Isle schools fail federal mandate
Hawaii faces no immediate penalties thanks to progress in recent years
Most states, including Hawaii, failed to meet federal requirements that all teachers be "highly qualified" in core teaching fields and that state programs for testing students be up to standards by the end of the past school year, according to the federal government.
The deadline was mandated by the No Child Left Behind Act, President Bush's effort to make all American students proficient in reading and math by 2014. But the Education Department found that no state had met the deadline for having qualified teachers, and it gave only 10 states full approval of their testing systems.
Faced with such findings, Secretary of Education Margaret Spellings, who took office promising flexible enforcement of the law, has toughened her stance, leaving several states in danger of losing parts of their federal aid.
In the past few weeks, Spellings has flatly rejected as inadequate the testing systems in Maine and Nebraska. She has also said that nine states are so far behind in providing highly qualified teachers that they could face sanctions, and she has accused California of failing to provide federally required alternatives to troubled schools. California could be fined as much as $4.25 million.
In Hawaii, 86 percent of teachers were "highly qualified" as of May 31, according to the state Department of Education.
Though Hawaii fell short, it faces no immediate federal sanctions due to progress made in recent years, said Faye Ikei, the department's personnel director. Three years ago, 76 percent of Hawaii teachers were "highly qualified."
"We have made progress and they have recognized that," Ikei said.
However, for Hawaii to stay out of the doghouse, federal officials still must approve a plan submitted earlier in July by the Hawaii DOE to raise its "highly qualified" numbers through stepped-up hiring efforts, additional incentives to land experienced teachers, and additional certification and licensing for existing teachers.
The potential fines faced by some states are far higher than any the U.S. Education Department has levied over No Child Left Behind, and officials in several states, already upset with many of the law's provisions, have privately expressed further anger over the threat of fines. But Spellings faces pressure for firm enforcement of the law from a broad array of groups, including corporations and civil rights organizations.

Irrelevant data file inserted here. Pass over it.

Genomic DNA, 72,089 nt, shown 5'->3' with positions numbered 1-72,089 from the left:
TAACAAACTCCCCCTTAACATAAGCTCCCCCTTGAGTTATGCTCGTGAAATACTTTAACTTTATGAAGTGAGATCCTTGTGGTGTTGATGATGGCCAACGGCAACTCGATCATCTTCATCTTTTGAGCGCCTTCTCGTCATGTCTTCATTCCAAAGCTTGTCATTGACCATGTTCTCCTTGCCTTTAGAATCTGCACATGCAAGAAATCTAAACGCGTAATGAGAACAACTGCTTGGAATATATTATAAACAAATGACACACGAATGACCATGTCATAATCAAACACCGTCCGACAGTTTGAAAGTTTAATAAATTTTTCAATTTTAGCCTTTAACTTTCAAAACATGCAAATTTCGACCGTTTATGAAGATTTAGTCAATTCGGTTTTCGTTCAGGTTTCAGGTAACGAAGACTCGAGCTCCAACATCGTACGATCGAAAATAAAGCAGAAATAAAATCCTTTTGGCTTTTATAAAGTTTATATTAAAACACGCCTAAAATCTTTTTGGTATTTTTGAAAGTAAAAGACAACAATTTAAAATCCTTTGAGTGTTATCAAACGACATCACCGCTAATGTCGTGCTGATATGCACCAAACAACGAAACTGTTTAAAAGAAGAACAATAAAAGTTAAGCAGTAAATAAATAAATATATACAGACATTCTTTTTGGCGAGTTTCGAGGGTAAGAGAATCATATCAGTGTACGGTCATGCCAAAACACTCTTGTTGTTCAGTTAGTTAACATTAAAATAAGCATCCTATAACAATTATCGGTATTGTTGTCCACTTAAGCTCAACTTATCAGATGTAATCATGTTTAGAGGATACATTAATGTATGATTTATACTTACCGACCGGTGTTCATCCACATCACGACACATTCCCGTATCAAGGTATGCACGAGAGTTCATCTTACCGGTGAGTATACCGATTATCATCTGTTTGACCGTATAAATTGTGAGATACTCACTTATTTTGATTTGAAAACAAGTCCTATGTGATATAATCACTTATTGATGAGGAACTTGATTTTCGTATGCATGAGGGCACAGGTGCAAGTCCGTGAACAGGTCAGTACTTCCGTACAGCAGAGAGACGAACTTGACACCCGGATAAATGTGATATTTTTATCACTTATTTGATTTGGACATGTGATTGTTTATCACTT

Federal officials found no actual fault with Hawaii's testing system, but the state missed federal requirements due mainly to inadequate documentation. Full approval awaits federal acceptance of a corrective plan to be submitted by the state.
If Hawaii fails to submit a viable plan, authorities will restrict 10 percent, or about $46,000, of the administrative funds for the federal Title I program, which provides millions to the state each year for schools with low-income students. However, that money would not be taken away, but merely put into the general Title I pot that is disbursed to schools.
"In the early part of her tenure, Spellings seemed more interested in finding reasons to waive the law's requirements than to enforce them," said Clint Bolick, president of the Alliance for School Choice, a group based in Phoenix that advocates more vigorous enforcement of provisions that give students the right to transfer from failing schools. "More recently, she seems intent on holding states' feet to the fire."
In an interview, Spellings acknowledged her shift in emphasis.
"I want states to know that Congress and the president mean business on the law," she said. She has stressed that message in part, she said, because the deadlines, which expired this month, were not met and because lawmakers have been asking her whether states are meeting the law's requirements.
"I'm enforcing the law -- does that make me tough?" Spellings said. "Last year it was, 'We're marching together toward the deadline,' but now it's time for, 'Your homework is due.'"
The New York Times News Service and Star-Bulletin reporter Dan Martin contributed to this report.